As a profession, it’s not in our best interest to say we’re all about the animals, but only if their owners can pay. As new data continues to emerge about the health benefits pet owners receive from having a furry family member, it would be a black eye on the veterinary profession to dismiss a segment of the population because they don’t match an ideal of what responsible pet ownership looks like, or because of a fear of losing revenue. Low-income pet owners the legislation intends to help rarely see the inside of a veterinary practice. These are not the profitable clients that veterinary practices are seeking.
Furthermore, veterinarians take their role as health professionals seriously. In a time when veterinary wellbeing is a major professional concern, especially for our younger colleagues, having to turn away clients or offer substandard care takes a toll on the emotional health of many veterinarians. With the cost of care continuing to rise, it would improve job satisfaction and reduce stress to be able to refer low-income pet owners to the local shelter so they could get affordable care for their pets. One survey respondent raised the point that veterinarians refer to specialists all the time for difficult cases. How is referring to a shelter for someone with no money any different?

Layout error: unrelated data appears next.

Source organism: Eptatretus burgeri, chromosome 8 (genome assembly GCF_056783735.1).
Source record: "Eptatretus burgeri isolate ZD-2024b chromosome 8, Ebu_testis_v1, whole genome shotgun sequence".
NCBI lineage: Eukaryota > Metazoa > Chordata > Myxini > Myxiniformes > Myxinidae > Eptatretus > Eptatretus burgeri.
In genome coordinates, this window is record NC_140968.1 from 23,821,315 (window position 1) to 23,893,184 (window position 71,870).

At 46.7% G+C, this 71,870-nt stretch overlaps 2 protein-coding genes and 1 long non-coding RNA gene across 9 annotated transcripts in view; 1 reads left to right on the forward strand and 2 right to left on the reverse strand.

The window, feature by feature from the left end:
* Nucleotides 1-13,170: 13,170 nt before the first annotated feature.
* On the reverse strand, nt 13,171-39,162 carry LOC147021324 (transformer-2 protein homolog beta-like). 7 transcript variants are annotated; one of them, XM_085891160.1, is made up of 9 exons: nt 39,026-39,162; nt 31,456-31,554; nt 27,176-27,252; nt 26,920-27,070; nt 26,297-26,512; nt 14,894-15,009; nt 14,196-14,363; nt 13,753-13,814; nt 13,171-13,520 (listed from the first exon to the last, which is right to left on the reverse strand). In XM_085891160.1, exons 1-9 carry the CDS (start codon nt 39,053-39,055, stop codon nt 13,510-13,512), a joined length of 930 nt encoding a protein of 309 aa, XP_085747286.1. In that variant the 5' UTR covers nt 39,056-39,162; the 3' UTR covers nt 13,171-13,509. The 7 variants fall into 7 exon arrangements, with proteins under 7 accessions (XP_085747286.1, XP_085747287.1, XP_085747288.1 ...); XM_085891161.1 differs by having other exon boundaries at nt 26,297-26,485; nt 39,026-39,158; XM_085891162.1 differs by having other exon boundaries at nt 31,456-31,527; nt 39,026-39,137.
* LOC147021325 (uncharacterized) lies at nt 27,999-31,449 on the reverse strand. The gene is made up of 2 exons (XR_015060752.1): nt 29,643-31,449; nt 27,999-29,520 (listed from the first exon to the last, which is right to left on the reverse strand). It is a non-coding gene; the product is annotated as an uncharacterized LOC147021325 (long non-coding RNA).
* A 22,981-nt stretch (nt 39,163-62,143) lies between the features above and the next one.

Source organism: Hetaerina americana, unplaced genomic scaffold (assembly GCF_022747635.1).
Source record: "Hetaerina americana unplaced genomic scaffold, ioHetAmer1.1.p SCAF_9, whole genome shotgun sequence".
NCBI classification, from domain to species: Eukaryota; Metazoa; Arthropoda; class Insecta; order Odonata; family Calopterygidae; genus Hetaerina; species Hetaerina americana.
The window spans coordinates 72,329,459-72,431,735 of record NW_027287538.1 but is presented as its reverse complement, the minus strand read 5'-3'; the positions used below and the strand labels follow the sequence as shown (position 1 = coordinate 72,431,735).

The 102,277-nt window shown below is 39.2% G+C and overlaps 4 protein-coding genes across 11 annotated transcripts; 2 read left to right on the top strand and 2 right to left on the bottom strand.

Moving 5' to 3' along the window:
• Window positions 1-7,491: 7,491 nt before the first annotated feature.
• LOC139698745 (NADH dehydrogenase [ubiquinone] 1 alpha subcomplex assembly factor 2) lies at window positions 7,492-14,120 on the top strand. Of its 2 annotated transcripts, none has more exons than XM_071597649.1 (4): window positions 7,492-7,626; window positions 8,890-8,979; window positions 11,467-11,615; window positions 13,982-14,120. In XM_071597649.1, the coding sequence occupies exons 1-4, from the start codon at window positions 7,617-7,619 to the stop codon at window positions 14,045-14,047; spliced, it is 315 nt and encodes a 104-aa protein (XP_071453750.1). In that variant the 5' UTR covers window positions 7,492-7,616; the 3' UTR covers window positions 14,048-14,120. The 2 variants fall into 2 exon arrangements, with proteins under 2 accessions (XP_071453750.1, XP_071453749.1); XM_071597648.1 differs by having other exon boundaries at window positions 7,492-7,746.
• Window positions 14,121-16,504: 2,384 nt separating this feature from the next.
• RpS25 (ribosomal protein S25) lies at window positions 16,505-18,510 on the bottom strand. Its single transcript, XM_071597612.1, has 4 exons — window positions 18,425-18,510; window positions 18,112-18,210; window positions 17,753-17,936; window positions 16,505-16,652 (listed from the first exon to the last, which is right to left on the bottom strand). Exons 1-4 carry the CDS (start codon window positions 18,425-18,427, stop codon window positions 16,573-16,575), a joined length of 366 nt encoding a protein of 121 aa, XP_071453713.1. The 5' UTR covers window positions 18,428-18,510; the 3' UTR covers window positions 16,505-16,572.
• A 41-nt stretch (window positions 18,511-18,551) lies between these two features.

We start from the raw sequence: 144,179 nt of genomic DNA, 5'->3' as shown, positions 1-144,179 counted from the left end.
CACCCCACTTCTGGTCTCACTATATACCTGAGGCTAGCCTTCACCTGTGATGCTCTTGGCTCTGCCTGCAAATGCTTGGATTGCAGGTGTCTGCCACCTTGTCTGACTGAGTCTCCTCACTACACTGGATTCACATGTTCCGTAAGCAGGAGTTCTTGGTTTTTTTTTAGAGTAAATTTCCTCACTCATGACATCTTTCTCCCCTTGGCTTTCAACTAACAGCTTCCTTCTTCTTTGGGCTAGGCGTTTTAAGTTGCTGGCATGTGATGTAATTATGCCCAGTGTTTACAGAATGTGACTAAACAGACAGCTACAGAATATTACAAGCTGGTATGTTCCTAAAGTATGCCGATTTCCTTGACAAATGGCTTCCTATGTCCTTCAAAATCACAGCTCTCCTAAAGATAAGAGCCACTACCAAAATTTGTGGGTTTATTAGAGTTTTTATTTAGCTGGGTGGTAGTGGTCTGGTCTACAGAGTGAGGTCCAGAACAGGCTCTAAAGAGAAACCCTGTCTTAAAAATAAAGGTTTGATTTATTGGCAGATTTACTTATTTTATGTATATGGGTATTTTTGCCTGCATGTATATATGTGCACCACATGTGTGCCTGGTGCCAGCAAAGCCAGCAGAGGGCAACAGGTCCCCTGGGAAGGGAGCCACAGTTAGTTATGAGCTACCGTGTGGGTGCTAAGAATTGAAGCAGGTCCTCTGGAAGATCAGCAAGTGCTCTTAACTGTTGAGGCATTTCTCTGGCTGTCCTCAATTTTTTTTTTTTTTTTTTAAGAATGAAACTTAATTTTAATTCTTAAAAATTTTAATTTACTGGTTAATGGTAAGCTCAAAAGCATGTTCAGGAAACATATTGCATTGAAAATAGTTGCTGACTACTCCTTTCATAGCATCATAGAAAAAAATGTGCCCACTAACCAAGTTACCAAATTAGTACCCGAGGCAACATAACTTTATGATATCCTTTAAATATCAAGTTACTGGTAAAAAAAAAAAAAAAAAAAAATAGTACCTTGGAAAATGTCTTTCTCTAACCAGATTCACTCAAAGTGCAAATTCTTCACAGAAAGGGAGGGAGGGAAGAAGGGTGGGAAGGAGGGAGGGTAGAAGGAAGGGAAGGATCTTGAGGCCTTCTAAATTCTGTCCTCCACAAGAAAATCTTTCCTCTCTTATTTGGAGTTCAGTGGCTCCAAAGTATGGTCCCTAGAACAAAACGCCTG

Current Washington law stipulates that shelters can only provide limited veterinary services to pet owners who earn below 80% of the median family income adjusted for size and county of residence. The law doesn’t address how the organizations are to verify that their clients meet the income requirements.
It’s unknown how all 19 registered organizations in Washington address means testing. 17 of them state on their websites that they serve low-income qualified pet owners only. Seven of those provide income tables and one provides an attestation form for downloading. It’s also unknown how many pet owners above the income level receive services, although the (possibly apocryphal) stories about seeing expensive cars in their parking lots abound. Society will always have those who cheat, but the majority of pet owners who are receiving the services are the ones who can’t afford a regular veterinary hospital.
AVMA’s policy “Delivery of Veterinary Services by Not-for-profit/Tax Exempt Organizations” states, “where applicable, means testing to determine eligibility should be conducted in compliance with each organization’s internal documents for clients accessing veterinary services.” An overwhelming majority of survey respondents agreed that means testing should be conducted. But there are some veterinarians who disagree.